More than 60 West African journalists met in the Burkina Faso capital of Ouagadougou in April for the inaugural training event of the Norbert Zongo Cell for Investigative Journalism in West Africa (CENOZO).
The group, formed in 2015 to tackle corruption, trafficking and organized crime, kicked off the three-day gathering with a series of workshops, including a course on the latest in digital security as well as methods of investigating illicit financial flows.
The training marked the beginning of CENOZO’s operational activities, setting up an investigative hub based at the Centre National De Presse Norbert Zongo, where journalists can access grants, resources and mentoring, and form cross-border collaborations.
The head of CENOZO, Allen Yero Embalo of Guinea Bissau, said the organization was instrumental in shaping the future of investigative journalism in the Sahel region. “We’ve realized that the number of investigative journalists has been decreasing due to the lack of resources for some, and because of repression for others,” Embalo said.
The group, named after slain Burkinabe journalist Norbert Zongo, hopes to fill some of that void. Zongo was killed in 1998 while investigating allegations of the murder of David Ouedraogo, who worked as a chauffeur of the brother of then-President Blaise Compaoré. CENOZO was formed soon after a landmark ruling in March 2014, 16 years after Zongo’s death, when the Tanzania-based African Court of Human and Peoples’ Rights found that the government of Burkina Faso had “provoked fear and anxiety within media circles” by failing to identify and try Zongo’s killers and, in doing so, failed to protect freedom of expression of journalists.
After Compaoré was deposed in 2014, Burkina Faso began to enact access to information reforms into law, something many of its neighboring countries have not yet done. These laws provide some legal protection from arrest and torture for journalists, as well as protection for people who wish to provide information to media outlets or authorities.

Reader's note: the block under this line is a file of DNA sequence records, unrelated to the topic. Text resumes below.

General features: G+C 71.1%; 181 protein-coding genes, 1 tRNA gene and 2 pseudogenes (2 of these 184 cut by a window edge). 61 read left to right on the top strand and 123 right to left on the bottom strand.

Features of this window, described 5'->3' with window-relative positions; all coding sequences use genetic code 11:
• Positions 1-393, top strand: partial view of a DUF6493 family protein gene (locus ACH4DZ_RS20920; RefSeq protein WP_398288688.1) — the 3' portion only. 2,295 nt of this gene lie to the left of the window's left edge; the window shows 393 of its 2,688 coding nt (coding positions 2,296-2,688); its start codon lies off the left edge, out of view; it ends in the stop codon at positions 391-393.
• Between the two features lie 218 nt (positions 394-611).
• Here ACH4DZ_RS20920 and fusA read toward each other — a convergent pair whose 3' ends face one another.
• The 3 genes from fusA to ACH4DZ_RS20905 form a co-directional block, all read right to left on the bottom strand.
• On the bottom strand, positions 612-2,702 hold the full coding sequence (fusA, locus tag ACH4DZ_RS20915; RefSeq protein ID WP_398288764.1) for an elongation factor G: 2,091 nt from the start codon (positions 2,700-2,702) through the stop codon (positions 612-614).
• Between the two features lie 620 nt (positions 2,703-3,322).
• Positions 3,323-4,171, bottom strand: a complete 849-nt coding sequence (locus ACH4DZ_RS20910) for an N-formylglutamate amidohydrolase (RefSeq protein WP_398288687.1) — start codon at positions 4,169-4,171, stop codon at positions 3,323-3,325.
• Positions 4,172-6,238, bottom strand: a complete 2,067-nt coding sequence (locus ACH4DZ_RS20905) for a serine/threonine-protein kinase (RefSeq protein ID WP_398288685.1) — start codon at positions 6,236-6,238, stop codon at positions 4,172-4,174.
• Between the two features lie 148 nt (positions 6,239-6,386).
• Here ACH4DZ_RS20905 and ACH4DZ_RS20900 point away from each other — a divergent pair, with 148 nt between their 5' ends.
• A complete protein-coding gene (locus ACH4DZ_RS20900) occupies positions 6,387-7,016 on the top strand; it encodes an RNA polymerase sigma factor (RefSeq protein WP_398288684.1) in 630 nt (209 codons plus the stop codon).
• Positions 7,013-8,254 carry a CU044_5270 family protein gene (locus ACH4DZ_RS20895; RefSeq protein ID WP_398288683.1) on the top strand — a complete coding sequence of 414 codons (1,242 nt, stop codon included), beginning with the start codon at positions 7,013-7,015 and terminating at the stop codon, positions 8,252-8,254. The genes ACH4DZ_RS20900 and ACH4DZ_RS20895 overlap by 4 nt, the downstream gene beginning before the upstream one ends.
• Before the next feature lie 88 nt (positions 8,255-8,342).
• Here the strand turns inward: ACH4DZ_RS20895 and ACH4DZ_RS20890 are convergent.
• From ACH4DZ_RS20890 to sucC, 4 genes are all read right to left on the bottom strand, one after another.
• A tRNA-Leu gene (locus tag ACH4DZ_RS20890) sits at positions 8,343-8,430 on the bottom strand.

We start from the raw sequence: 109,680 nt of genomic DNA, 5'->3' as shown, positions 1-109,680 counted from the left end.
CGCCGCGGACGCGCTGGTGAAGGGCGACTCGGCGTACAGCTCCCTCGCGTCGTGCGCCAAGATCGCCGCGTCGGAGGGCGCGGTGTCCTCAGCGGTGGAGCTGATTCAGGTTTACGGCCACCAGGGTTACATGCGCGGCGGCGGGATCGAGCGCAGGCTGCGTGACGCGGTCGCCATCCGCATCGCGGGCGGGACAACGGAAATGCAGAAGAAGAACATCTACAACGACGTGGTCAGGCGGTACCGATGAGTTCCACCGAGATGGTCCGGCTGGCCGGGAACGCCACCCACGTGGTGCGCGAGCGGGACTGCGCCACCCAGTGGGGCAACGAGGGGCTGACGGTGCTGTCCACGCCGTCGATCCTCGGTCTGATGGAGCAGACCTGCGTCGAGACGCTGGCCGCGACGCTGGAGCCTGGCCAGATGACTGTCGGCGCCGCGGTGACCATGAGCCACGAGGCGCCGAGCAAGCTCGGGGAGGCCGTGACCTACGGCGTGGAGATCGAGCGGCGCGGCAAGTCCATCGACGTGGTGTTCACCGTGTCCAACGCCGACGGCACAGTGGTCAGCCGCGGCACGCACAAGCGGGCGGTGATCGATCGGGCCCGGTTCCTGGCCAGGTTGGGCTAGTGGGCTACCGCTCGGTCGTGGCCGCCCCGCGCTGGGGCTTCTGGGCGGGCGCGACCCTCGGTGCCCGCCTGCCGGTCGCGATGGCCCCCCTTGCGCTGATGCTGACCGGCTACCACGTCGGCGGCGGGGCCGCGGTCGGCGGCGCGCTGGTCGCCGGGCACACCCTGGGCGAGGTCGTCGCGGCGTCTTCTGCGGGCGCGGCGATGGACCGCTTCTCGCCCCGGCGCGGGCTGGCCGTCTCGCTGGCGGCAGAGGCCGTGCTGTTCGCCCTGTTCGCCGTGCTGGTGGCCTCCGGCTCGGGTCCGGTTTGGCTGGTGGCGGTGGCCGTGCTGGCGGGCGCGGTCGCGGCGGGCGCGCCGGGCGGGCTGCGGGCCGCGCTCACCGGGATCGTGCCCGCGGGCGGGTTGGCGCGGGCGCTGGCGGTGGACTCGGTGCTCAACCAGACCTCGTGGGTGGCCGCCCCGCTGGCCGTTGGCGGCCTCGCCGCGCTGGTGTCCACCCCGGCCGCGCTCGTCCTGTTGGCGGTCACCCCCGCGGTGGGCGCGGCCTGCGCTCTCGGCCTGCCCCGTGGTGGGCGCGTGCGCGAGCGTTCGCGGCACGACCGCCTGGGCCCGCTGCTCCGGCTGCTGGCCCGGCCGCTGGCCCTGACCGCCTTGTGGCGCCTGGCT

Holding Governments Accountable
Samuel De Jaegere, the anti-corruption advisor for the United Nations Office on Drugs and Crime for the region, which helped organize the training event, explained that many journalists face financial challenges and are struggling to survive, even within their own media outlets, where “there is no will whatsoever to publish these kind of stories or to fund” them.
“These are journalists who regularly put their leaders on the edge,” said De Jaegere. “Some of the [participants] in the workshop are the only actors that hold their governments accountable in their country.”
His concern was for CENOZO to reach self-sufficiency, and to translate its written objectives into actual investigations with capable people to take the organization and investigative journalism in the region forward.
Among the participants: Moussa Aksar, an investigative journalist from Niger’s L’Evènement newspaper, who has, over the years, investigated the relationship between Muammar Gaddafi’s Libya and Niger, reported on trafficked babies in West Africa and contributed to the Panama Papers. Aksar told GIJN that cross-border collaborations with colleagues within the Sahel region have already begun.
“I have been able to meet with journalists from Nigeria at this CENOZO meeting,” Aksar said, “and we have already agreed, along with another partner from Chad, to start looking at questions about Boko Haram.”
The transnational investigative reporting network, the Organized Crime & Corruption Reporting Project, also provided training to the journalists. Khadija Sharife, OCCRP’s Africa editor, said that whether exposing drug cartels or unraveling corporate structures, the same tools and techniques apply to understanding the purpose and processes of the actors involved.
“CENOZO’s training emphasized the importance of forensic financial research, investigative reporting techniques and the role of data in bullet-proofing stories,” Sharife said, adding that the workshops showcased why and how digital encryption applications and tools – like Pretty Good Privacy (PGP), Signal, and Tor – must be the norm, not the exception for journalists.
Daniela Lepiz, a Costa Rican data and investigative journalist who has been working on investigations stemming from the Panama Papers revelations, will assist the organization initially with her experience in international projects as the group’s investigations editor.
“CENOZO is a ground-breaking project for cross border investigations in a region that badly needs it,” Lepiz said. “What makes CENOZO more important for the community is that it was conceived and composed in the heart of West Africa, by local journalists for local journalists, with the opportunity from them to have global impact with their stories.”
For more information about CENOZO, contact its Investigations Editor Daniela Lepiz.
Safeeyah Kharsany is GIJN’s Africa Editor, based in Johannesburg. She has worked in Qatar at Al Jazeera English, in Italy at United Colors of Benetton’s Colors magazine, and in South Africa at Media24. You can follow gijnAfrica on Twitter and Facebook.